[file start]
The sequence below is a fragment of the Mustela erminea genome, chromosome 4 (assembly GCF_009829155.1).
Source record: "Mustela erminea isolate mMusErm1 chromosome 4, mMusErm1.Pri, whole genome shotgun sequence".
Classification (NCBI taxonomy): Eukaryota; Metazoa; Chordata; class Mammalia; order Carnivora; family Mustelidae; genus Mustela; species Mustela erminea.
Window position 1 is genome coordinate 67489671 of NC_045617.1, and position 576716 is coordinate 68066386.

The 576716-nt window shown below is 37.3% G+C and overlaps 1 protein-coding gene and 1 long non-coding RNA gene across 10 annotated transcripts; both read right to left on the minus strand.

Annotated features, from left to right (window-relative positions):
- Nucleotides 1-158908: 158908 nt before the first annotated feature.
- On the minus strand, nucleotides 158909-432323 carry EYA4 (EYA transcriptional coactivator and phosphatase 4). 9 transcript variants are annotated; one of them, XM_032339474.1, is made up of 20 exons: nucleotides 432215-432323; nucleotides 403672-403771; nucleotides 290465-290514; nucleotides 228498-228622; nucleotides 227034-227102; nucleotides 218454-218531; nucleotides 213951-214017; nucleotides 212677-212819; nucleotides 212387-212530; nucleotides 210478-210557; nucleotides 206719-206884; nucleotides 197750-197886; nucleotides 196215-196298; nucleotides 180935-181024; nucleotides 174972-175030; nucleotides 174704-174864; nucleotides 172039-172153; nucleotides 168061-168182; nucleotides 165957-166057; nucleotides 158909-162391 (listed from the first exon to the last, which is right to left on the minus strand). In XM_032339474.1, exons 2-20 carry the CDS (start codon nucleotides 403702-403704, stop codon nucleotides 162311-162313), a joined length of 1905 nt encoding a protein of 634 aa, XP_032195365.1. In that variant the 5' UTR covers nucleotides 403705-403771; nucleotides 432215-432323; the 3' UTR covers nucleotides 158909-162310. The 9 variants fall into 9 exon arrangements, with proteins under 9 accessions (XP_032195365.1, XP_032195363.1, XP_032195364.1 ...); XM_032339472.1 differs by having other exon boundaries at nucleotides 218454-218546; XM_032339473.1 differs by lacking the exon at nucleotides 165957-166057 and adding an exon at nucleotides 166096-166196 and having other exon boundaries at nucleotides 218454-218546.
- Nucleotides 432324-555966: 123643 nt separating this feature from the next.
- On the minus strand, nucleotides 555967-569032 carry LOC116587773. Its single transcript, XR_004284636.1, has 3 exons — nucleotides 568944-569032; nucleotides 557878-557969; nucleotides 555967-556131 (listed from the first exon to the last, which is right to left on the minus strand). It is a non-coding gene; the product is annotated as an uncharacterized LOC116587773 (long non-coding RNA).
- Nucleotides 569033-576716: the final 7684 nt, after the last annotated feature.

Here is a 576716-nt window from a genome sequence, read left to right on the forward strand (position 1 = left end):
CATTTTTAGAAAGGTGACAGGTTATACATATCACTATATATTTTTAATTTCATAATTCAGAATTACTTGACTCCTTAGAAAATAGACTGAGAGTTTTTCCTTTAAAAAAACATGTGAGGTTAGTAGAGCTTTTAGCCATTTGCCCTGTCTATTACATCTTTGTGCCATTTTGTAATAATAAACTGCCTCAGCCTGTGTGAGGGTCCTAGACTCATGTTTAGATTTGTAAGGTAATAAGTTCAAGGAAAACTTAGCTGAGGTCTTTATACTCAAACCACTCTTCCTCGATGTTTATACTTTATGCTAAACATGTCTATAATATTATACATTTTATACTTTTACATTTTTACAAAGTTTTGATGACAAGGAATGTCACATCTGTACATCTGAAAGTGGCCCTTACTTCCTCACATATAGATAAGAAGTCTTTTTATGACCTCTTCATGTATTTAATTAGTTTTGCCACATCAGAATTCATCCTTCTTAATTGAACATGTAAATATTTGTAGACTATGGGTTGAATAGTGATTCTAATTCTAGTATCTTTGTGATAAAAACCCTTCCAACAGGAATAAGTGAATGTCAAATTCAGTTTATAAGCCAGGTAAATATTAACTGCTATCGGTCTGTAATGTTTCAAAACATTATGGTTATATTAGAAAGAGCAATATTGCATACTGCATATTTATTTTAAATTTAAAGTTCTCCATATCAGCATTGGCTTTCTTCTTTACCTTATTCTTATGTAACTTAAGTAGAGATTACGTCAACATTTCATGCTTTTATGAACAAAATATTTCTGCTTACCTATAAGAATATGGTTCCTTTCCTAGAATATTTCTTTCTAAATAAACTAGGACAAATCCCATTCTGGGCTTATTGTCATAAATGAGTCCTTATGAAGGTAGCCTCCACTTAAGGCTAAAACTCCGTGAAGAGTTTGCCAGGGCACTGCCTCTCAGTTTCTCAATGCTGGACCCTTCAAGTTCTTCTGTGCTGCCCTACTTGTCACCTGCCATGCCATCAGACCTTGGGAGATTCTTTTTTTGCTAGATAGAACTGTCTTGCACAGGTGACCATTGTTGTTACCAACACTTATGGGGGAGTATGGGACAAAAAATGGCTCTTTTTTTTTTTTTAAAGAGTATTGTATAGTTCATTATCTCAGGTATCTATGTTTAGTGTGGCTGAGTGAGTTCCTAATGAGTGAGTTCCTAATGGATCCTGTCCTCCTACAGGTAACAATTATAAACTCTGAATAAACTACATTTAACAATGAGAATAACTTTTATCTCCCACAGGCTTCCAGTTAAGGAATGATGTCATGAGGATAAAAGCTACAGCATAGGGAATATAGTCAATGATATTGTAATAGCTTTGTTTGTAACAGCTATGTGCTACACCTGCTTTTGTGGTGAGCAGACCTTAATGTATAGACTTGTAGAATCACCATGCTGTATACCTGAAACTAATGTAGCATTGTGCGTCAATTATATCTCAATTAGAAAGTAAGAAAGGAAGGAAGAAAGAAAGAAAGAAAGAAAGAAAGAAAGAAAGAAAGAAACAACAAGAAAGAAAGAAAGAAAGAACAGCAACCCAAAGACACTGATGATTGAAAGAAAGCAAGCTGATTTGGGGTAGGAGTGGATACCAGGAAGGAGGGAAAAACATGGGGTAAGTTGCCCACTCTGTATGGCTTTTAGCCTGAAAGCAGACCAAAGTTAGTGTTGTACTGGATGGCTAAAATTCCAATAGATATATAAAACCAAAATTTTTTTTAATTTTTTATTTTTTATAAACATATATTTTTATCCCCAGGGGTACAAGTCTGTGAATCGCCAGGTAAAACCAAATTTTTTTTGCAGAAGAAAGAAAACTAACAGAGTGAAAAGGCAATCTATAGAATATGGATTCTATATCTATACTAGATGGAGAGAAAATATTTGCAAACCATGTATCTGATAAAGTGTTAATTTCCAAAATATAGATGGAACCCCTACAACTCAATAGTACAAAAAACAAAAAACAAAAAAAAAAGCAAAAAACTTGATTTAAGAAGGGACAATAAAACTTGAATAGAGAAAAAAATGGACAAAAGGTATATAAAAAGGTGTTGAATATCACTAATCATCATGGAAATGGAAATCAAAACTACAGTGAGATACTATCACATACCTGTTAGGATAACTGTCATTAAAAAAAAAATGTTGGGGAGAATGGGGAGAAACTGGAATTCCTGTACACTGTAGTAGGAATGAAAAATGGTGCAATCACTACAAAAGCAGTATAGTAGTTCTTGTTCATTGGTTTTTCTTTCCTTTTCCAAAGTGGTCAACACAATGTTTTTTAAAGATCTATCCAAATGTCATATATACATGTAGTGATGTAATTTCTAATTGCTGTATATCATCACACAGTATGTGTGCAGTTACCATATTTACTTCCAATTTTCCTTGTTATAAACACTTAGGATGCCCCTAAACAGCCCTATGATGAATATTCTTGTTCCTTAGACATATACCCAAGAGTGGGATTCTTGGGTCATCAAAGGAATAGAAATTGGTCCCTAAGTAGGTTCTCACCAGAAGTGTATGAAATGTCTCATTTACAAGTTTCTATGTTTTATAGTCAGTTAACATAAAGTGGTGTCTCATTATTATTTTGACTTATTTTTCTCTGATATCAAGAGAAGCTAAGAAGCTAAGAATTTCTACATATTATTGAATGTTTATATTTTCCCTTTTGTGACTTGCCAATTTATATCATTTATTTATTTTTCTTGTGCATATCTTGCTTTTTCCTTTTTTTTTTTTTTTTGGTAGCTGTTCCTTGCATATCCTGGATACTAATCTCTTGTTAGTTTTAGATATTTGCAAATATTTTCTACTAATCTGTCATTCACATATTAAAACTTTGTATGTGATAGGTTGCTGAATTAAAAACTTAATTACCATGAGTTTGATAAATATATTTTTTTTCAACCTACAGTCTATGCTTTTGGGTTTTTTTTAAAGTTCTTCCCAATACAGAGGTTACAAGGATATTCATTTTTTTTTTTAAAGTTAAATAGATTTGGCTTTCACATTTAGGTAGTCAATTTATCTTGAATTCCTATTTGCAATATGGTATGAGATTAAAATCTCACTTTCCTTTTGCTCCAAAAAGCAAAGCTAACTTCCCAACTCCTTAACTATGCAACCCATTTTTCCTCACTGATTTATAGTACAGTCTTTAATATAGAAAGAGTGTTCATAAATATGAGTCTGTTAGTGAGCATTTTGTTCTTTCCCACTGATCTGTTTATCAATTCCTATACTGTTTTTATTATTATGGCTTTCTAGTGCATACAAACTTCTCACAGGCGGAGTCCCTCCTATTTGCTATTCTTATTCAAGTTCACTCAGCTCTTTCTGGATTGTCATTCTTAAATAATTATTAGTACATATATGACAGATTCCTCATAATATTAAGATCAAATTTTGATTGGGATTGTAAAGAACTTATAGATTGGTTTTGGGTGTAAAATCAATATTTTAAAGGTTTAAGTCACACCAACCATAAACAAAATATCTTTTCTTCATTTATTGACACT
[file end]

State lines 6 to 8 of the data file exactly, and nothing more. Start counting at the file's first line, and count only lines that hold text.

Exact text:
Annotated features, from left to right (window-relative positions):
- Nucleotides 1-158908: 158908 nt before the first annotated feature.
- On the minus strand, nucleotides 158909-432323 carry EYA4 (EYA transcriptional coactivator and phosphatase 4). 9 transcript variants are annotated; one of them, XM_032339474.1, is made up of 20 exons: nucleotides 432215-432323; nucleotides 403672-403771; nucleotides 290465-290514; nucleotides 228498-228622; nucleotides 227034-227102; nucleotides 218454-218531; nucleotides 213951-214017; nucleotides 212677-212819; nucleotides 212387-212530; nucleotides 210478-210557; nucleotides 206719-206884; nucleotides 197750-197886; nucleotides 196215-196298; nucleotides 180935-181024; nucleotides 174972-175030; nucleotides 174704-174864; nucleotides 172039-172153; nucleotides 168061-168182; nucleotides 165957-166057; nucleotides 158909-162391 (listed from the first exon to the last, which is right to left on the minus strand). In XM_032339474.1, exons 2-20 carry the CDS (start codon nucleotides 403702-403704, stop codon nucleotides 162311-162313), a joined length of 1905 nt encoding a protein of 634 aa, XP_032195365.1. In that variant the 5' UTR covers nucleotides 403705-403771; nucleotides 432215-432323; the 3' UTR covers nucleotides 158909-162310. The 9 variants fall into 9 exon arrangements, with proteins under 9 accessions (XP_032195365.1, XP_032195363.1, XP_032195364.1 ...); XM_032339472.1 differs by having other exon boundaries at nucleotides 218454-218546; XM_032339473.1 differs by lacking the exon at nucleotides 165957-166057 and adding an exon at nucleotides 166096-166196 and having other exon boundaries at nucleotides 218454-218546.